Postgraduate research courses in International Relations
The School of International Relations offers these research degrees:
- MPhil, normally of two years duration. The first year comprises the taught components of an MLitt, and the second a dissertation of about 40,000 words followed by an oral examination.
- PhD (Doctorate), normally of three years duration leading to a thesis of no more than 80,000 words and an oral examination.
Applicants for research degrees in the School of International Relations are not required to determine a potential supervisor before applying. You are encouraged to express a preference in your application, but the allocation of applicants to supervisors is undertaken by the School's postgraduate committee.
Applicants cannot be admitted to the research degree programme unless a suitable supervisor can be identified by the postgraduate committee. The committee must agree that the applicant’s research interests are viable and are a reasonable match with a prospective supervisor’s interests, and that the supervisor is willing to take primary responsibility for supervising the candidate.
It is sometimes necessary to reject applicants solely because there is no suitable supervisor able to accept them in the year of application.
Students are required to be resident in St Andrews for the first year of their studies. First year emphasises training including taking IR5601 Research Methods in International Relations module, social science modules, and GRADskills workshops.
The offer of a University place to undertake study or research does not carry with it the guarantee of financial support. You will be required to support yourself or to apply to a grant-awarding body.
St Andrews offers a number of scholarships to research students. Find out more about available research scholarships.
Two fully-funded (fees and stipend) doctoral scholarships to support students in any discipline who hold a Bachelors degree from the University of St Andrews and meet certain criteria.
External funding opportunities
- ESRC funded studentships are available for application by UK and EU residents, and are offered as part of the Scottish Graduate School of Social Science Doctoral Training Programme.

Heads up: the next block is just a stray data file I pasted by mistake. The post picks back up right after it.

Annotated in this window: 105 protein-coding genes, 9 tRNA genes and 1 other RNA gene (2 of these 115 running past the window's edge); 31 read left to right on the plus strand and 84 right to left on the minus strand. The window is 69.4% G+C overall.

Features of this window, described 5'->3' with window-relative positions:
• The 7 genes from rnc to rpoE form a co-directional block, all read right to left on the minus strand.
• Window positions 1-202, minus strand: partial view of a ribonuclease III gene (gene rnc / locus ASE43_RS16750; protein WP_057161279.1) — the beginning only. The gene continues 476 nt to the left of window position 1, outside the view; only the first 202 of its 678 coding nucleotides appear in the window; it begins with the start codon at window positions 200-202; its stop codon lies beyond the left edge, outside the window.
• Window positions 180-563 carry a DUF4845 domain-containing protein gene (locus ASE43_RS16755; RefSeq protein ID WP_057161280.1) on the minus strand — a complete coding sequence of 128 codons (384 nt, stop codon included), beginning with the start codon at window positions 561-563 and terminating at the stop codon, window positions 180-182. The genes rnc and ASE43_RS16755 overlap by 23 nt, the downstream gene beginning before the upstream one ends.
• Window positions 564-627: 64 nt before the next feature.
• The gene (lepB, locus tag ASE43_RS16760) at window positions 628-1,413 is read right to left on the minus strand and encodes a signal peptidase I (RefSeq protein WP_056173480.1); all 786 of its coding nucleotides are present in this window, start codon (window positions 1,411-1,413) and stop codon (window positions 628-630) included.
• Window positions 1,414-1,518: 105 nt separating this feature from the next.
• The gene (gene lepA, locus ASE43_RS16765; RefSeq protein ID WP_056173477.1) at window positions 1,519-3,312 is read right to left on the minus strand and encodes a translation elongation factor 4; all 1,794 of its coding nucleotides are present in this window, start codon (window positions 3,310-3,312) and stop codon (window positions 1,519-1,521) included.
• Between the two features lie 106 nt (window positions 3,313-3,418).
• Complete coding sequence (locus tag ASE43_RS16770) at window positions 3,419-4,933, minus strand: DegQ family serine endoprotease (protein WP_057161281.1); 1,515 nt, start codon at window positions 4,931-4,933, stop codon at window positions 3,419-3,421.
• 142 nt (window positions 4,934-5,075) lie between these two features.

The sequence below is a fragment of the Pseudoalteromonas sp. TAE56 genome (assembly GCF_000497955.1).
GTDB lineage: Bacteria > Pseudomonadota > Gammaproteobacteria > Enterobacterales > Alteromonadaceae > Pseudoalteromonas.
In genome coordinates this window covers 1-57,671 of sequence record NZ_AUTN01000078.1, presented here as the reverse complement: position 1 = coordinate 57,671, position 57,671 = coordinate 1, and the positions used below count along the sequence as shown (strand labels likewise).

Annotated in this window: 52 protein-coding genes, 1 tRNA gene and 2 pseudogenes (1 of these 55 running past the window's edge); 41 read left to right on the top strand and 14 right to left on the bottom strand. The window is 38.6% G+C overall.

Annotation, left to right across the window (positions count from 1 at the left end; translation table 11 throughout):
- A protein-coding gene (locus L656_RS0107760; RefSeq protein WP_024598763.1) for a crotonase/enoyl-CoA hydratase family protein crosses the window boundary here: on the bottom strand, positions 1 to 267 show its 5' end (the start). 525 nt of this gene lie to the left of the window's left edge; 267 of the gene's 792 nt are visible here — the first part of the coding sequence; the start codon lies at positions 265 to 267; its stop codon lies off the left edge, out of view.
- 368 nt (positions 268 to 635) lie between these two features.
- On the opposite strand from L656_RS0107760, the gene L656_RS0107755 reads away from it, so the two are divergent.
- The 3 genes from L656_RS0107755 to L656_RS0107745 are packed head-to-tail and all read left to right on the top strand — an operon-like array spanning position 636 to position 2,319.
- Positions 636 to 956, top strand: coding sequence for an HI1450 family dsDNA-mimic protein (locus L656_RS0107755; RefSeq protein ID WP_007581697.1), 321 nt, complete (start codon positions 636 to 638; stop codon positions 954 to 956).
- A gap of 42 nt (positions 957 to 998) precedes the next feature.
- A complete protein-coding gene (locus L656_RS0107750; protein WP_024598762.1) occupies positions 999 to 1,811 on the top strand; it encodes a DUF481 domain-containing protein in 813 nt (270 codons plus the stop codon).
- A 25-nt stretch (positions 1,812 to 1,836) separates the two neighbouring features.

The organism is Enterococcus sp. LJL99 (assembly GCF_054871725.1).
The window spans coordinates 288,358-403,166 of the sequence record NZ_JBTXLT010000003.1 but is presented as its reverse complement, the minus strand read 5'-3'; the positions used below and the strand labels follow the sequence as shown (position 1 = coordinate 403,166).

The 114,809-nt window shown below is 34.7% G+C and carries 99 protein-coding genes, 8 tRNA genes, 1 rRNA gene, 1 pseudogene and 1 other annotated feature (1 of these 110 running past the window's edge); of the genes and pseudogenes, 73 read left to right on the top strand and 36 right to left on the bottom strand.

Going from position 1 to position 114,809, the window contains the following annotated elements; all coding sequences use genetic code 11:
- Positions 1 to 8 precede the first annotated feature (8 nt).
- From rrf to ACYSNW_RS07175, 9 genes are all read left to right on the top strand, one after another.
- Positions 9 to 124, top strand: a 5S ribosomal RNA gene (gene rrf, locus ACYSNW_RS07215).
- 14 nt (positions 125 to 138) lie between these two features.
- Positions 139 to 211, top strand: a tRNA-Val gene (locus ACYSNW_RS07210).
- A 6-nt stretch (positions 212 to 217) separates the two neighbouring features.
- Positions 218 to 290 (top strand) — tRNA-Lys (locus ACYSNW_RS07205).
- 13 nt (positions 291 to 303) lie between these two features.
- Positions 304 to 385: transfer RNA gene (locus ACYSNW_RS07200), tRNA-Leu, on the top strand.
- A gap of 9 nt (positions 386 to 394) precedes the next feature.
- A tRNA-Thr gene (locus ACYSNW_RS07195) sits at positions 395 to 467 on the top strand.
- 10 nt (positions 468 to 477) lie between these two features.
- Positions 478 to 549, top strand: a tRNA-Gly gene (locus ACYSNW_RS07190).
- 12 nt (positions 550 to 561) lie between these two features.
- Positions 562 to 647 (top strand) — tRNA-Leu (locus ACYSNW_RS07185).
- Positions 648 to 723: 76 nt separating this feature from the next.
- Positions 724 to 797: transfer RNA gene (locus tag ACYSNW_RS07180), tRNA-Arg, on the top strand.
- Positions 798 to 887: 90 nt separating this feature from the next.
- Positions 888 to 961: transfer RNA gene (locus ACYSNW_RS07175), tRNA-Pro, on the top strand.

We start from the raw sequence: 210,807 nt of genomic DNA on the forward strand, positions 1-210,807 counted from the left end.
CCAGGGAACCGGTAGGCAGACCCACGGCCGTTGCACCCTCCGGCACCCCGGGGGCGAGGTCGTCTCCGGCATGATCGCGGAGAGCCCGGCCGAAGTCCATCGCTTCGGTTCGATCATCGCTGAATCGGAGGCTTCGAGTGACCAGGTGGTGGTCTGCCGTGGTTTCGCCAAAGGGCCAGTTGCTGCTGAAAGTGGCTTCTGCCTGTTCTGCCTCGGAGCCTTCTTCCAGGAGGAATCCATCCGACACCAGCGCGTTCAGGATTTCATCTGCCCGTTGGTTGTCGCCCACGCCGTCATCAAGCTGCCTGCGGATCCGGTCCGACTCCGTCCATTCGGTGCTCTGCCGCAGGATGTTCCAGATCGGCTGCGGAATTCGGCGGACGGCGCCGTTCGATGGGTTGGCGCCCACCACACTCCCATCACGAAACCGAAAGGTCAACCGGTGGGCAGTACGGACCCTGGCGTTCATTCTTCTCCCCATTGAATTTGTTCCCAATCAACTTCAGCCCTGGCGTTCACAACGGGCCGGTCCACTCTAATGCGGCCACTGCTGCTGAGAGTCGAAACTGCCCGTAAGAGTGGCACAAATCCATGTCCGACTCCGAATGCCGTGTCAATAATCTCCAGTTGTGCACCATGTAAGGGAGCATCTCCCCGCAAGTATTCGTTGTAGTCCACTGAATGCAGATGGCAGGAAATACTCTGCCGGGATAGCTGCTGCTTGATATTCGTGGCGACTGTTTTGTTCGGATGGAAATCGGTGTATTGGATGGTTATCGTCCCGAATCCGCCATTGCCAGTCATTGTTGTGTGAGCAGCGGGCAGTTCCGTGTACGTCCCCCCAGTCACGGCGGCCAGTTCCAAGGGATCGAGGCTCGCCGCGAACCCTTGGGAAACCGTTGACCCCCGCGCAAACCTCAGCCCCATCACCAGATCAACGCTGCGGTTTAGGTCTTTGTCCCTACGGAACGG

- AHRC funded studentships are available for application by UK and EU residents, and are offered as part of the Scottish Graduate School for Arts and Humanities Doctoral Training Programme.
- The Postgraduate Studentships website has a comprehensive searchable database of funding opportunities.
- The British Middle East Association offers both research student awards and Masters scholarships, chiefly for students from the UK and the EU. Students should apply both to BRISMES and to the University of St Andrews, clearly marking their desire to be recommended for this scholarship.
- Students from Syria, Jordan, Lebanon and Palestine are eligible to apply for a scholarship to study at St Andrews from the Saïd Foundation. These are available for one or two-year courses. Students need to apply to St Andrews separately.
We require an IELTS score of 7.0 overall with an expectation of 6.5 minimum in individual sections.
Further details of entry requirements and application procedures are found on the postgraduate application page.
The University’s Academic English Service offers international students a variety of ways to develop your research communication skills and language proficiency. The service runs parallel with your doctoral studies and is completely free to use.
You can sign up for bespoke one-to-one tutorials, in which you and a tutor work on your specific communication or language goals. These tutorials are particularly useful as a means to develop your writing skills at the start of your PhD programme and can be tailored to meet your individual needs as your research and thesis progress. They can also be used to practise and receive feedback on your speaking skills, particularly for oral exams and interviews.
General workshops are available to help with academic writing, grammar, listening, pronunciation and speaking. These are complemented by workshops which address the specific needs of doctoral researchers, for example, writing conference abstracts and giving conference presentations.